A long-running dispute between managers and mental health nurses at a Manchester trust has led to a CPN losing her job. Emma Vere-Jones hears both sides of the argument.
Last week Manchester community psychiatric nurse Karen Reissmann (pictured above) lost her appeal against her trust’s decision to sack her.
Ms Reissmann, Unison branch secretary at the Manchester Mental Health and Social Care Trust, was dismissed on 8 November when an internal disciplinary panel, chaired by trust chief executive and former mental health nurse Sheila Foley (pictured right), found her guilty of gross misconduct (see News, p4).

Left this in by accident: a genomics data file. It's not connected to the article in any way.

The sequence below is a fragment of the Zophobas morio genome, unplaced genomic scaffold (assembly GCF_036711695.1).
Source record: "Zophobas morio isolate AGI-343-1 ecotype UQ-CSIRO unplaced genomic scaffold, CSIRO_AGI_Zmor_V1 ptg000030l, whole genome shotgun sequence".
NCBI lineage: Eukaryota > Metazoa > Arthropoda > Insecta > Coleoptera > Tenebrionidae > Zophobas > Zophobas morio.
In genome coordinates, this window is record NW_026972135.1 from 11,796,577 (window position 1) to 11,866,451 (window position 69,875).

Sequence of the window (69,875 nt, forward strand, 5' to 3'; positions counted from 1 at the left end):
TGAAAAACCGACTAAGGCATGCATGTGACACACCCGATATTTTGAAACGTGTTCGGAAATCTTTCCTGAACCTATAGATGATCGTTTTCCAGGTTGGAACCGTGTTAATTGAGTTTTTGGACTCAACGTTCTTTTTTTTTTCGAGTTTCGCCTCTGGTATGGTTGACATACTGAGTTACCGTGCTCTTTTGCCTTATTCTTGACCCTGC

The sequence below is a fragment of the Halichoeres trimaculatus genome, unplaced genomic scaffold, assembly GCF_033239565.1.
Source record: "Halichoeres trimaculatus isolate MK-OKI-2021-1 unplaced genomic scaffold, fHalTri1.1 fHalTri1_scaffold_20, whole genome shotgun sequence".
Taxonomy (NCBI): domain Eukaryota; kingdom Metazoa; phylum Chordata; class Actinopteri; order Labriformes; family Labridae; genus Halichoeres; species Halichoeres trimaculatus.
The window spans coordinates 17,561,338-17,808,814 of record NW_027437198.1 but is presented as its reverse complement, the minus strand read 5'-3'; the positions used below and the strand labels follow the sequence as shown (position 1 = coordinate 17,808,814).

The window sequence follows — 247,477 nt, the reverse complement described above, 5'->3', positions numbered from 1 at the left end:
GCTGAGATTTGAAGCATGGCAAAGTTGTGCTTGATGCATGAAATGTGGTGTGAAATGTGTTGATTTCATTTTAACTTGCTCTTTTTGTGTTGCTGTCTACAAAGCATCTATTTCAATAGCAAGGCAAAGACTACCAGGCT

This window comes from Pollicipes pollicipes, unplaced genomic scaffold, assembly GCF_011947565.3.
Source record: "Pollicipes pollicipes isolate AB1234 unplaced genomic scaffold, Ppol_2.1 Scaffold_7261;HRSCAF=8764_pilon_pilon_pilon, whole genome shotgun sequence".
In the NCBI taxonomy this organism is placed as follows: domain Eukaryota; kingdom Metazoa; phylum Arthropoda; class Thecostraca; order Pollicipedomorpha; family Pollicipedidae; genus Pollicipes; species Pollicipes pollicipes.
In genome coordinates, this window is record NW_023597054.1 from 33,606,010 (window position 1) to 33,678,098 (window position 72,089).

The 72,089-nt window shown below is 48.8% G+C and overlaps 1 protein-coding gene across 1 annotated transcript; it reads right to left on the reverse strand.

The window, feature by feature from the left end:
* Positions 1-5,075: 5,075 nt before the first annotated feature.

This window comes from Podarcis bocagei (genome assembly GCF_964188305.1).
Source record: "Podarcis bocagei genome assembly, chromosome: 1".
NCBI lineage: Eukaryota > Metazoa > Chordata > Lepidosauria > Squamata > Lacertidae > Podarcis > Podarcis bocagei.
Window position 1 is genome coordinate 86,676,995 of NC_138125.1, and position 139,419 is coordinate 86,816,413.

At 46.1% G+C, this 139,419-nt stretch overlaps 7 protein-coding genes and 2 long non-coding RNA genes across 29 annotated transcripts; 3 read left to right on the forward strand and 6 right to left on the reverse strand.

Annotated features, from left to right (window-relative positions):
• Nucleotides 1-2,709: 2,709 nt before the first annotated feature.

The initial charge made against Ms Reissmann when she was originally suspended on 15 June, was that she had damaged the reputation of the trust by criticising a partner organisation during an interview she gave to Enterprise magazine in December 2006.
Ms Reissmann says the initial suspension came as a shock. ‘I was hauled out of the middle of an outpatient consultation, which wasn’t ideal. I was totally bewildered,’ she says.
Ironically, she arrived home that same day to a letter telling her she had been promoted to a senior practitioner within the trust.
‘In a way it made me feel better. I would have been really upset if I’d been suspended over my clinical work. I’ve always taken great pride in that,’ she told NT.
Between that day and the hearing in November, Ms Reissmann’s suspension triggered 14 days of strike action by Unison staff members at the trust.